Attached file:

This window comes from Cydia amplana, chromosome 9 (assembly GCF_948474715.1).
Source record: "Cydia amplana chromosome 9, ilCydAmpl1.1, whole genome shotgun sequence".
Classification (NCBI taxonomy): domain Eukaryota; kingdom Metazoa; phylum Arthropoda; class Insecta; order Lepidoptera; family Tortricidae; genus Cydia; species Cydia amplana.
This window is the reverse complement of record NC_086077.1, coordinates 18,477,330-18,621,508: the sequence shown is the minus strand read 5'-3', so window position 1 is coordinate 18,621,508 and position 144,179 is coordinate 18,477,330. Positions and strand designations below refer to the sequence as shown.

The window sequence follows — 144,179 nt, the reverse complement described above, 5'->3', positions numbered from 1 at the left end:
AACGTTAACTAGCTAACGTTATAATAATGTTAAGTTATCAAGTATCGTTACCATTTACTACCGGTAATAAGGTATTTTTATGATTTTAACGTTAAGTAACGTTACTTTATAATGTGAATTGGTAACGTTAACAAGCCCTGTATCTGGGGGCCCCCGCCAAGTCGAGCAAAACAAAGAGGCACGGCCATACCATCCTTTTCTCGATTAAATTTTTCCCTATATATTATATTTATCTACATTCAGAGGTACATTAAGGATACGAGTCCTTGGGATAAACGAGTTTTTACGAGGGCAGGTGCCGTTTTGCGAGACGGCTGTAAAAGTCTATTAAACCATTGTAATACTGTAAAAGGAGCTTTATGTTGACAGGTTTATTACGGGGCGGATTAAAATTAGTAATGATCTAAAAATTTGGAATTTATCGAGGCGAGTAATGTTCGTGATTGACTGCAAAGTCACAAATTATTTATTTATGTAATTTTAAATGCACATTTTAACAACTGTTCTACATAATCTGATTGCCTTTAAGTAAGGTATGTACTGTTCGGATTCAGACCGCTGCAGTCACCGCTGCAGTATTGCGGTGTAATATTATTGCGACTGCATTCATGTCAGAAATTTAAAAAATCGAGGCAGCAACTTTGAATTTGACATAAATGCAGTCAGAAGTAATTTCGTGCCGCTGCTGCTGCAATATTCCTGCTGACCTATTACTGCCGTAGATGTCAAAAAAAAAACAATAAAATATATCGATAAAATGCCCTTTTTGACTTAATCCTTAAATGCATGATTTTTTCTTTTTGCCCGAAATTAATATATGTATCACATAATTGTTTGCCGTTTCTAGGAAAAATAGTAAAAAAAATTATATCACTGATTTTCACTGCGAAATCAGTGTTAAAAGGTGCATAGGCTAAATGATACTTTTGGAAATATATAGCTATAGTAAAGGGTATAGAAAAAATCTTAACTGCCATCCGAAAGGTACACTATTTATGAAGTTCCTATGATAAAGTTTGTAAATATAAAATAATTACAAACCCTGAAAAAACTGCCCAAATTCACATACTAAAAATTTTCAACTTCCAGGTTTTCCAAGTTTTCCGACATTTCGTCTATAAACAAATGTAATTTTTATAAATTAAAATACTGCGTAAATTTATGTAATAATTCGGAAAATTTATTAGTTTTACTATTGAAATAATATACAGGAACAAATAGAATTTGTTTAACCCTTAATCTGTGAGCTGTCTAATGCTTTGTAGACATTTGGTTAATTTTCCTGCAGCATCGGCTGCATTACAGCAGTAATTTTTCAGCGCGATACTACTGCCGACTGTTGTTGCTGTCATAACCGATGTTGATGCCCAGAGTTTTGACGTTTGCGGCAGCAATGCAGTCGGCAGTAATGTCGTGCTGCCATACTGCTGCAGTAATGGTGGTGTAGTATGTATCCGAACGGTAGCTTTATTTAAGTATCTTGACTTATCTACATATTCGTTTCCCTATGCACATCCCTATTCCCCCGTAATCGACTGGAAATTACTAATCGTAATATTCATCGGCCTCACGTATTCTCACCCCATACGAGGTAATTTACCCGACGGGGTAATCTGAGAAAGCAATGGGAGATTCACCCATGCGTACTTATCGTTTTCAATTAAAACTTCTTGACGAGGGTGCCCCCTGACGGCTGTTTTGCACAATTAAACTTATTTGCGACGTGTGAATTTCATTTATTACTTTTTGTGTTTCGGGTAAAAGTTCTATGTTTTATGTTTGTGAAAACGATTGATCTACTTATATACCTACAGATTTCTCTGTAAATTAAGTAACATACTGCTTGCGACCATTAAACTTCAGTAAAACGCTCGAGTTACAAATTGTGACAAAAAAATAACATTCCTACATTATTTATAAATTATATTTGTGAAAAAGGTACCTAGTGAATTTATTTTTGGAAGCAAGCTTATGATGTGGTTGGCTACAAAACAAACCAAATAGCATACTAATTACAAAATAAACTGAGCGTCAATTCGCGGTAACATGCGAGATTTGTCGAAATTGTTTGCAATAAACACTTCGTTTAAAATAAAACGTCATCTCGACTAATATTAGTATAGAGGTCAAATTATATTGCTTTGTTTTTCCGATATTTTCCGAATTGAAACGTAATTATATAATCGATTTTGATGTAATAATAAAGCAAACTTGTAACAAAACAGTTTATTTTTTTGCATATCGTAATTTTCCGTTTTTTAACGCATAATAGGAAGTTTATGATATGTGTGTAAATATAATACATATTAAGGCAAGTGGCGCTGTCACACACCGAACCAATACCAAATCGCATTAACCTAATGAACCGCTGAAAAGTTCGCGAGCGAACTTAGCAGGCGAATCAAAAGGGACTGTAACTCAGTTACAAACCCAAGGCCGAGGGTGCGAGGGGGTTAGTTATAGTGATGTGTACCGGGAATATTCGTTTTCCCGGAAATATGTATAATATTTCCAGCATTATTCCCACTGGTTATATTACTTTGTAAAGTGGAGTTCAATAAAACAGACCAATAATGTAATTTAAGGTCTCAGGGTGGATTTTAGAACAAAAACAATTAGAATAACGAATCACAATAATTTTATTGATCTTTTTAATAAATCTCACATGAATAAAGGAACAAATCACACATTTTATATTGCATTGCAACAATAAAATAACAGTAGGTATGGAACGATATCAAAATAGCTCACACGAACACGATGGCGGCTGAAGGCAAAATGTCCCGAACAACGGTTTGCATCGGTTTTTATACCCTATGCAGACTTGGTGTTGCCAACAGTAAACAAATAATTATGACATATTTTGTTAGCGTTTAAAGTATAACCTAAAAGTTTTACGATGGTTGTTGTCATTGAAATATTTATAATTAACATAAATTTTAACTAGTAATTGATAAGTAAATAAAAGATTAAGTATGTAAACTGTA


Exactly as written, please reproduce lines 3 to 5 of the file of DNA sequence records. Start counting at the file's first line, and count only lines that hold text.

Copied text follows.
Classification (NCBI taxonomy): domain Eukaryota; kingdom Metazoa; phylum Arthropoda; class Insecta; order Lepidoptera; family Tortricidae; genus Cydia; species Cydia amplana.
This window is the reverse complement of record NC_086077.1, coordinates 18,477,330-18,621,508: the sequence shown is the minus strand read 5'-3', so window position 1 is coordinate 18,621,508 and position 144,179 is coordinate 18,477,330. Positions and strand designations below refer to the sequence as shown.

The window sequence follows — 144,179 nt, the reverse complement described above, 5'->3', positions numbered from 1 at the left end: